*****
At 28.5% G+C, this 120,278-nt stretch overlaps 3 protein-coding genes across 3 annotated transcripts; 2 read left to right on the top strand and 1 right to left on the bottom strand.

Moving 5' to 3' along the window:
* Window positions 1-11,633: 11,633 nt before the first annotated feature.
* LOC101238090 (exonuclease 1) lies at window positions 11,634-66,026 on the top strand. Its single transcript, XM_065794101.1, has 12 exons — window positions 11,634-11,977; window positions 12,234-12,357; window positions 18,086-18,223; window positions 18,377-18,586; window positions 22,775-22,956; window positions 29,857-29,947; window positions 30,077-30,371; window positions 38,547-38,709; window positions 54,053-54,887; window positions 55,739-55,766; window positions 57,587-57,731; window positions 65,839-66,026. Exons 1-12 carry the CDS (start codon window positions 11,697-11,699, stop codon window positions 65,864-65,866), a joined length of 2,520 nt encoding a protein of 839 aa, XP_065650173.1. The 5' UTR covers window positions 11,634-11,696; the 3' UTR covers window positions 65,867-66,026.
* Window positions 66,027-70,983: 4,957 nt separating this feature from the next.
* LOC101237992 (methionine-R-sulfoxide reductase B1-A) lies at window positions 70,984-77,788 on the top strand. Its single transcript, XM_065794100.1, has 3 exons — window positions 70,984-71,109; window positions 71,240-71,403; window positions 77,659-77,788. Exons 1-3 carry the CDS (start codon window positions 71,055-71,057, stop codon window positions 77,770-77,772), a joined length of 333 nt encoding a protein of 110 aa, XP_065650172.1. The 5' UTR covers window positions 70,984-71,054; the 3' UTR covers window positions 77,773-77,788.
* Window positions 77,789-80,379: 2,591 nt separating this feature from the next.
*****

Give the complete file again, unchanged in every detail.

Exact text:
At 28.5% G+C, this 120,278-nt stretch overlaps 3 protein-coding genes across 3 annotated transcripts; 2 read left to right on the top strand and 1 right to left on the bottom strand.

Moving 5' to 3' along the window:
* Window positions 1-11,633: 11,633 nt before the first annotated feature.
* LOC101238090 (exonuclease 1) lies at window positions 11,634-66,026 on the top strand. Its single transcript, XM_065794101.1, has 12 exons — window positions 11,634-11,977; window positions 12,234-12,357; window positions 18,086-18,223; window positions 18,377-18,586; window positions 22,775-22,956; window positions 29,857-29,947; window positions 30,077-30,371; window positions 38,547-38,709; window positions 54,053-54,887; window positions 55,739-55,766; window positions 57,587-57,731; window positions 65,839-66,026. Exons 1-12 carry the CDS (start codon window positions 11,697-11,699, stop codon window positions 65,864-65,866), a joined length of 2,520 nt encoding a protein of 839 aa, XP_065650173.1. The 5' UTR covers window positions 11,634-11,696; the 3' UTR covers window positions 65,867-66,026.
* Window positions 66,027-70,983: 4,957 nt separating this feature from the next.
* LOC101237992 (methionine-R-sulfoxide reductase B1-A) lies at window positions 70,984-77,788 on the top strand. Its single transcript, XM_065794100.1, has 3 exons — window positions 70,984-71,109; window positions 71,240-71,403; window positions 77,659-77,788. Exons 1-3 carry the CDS (start codon window positions 71,055-71,057, stop codon window positions 77,770-77,772), a joined length of 333 nt encoding a protein of 110 aa, XP_065650172.1. The 5' UTR covers window positions 70,984-71,054; the 3' UTR covers window positions 77,773-77,788.
* Window positions 77,789-80,379: 2,591 nt separating this feature from the next.